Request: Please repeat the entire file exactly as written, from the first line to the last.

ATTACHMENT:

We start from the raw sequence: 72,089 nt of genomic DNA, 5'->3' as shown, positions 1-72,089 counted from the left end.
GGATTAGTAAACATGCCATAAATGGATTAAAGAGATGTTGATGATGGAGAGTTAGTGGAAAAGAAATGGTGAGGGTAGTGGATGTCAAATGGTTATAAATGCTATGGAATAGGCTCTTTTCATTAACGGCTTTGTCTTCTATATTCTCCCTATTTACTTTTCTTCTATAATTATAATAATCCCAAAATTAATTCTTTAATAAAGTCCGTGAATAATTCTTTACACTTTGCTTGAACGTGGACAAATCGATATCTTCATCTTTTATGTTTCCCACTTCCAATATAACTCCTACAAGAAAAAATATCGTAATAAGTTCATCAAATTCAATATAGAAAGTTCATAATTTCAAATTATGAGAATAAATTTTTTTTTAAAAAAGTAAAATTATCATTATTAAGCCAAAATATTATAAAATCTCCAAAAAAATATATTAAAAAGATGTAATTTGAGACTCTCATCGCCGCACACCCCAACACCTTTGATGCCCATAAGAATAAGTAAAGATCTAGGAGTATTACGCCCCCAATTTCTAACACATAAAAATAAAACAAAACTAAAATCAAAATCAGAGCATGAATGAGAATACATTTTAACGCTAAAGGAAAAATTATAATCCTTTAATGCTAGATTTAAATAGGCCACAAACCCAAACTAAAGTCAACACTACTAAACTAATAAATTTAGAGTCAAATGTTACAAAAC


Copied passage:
We start from the raw sequence: 72,089 nt of genomic DNA, 5'->3' as shown, positions 1-72,089 counted from the left end.
GGATTAGTAAACATGCCATAAATGGATTAAAGAGATGTTGATGATGGAGAGTTAGTGGAAAAGAAATGGTGAGGGTAGTGGATGTCAAATGGTTATAAATGCTATGGAATAGGCTCTTTTCATTAACGGCTTTGTCTTCTATATTCTCCCTATTTACTTTTCTTCTATAATTATAATAATCCCAAAATTAATTCTTTAATAAAGTCCGTGAATAATTCTTTACACTTTGCTTGAACGTGGACAAATCGATATCTTCATCTTTTATGTTTCCCACTTCCAATATAACTCCTACAAGAAAAAATATCGTAATAAGTTCATCAAATTCAATATAGAAAGTTCATAATTTCAAATTATGAGAATAAATTTTTTTTTAAAAAAGTAAAATTATCATTATTAAGCCAAAATATTATAAAATCTCCAAAAAAATATATTAAAAAGATGTAATTTGAGACTCTCATCGCCGCACACCCCAACACCTTTGATGCCCATAAGAATAAGTAAAGATCTAGGAGTATTACGCCCCCAATTTCTAACACATAAAAATAAAACAAAACTAAAATCAAAATCAGAGCATGAATGAGAATACATTTTAACGCTAAAGGAAAAATTATAATCCTTTAATGCTAGATTTAAATAGGCCACAAACCCAAACTAAAGTCAACACTACTAAACTAATAAATTTAGAGTCAAATGTTACAAAAC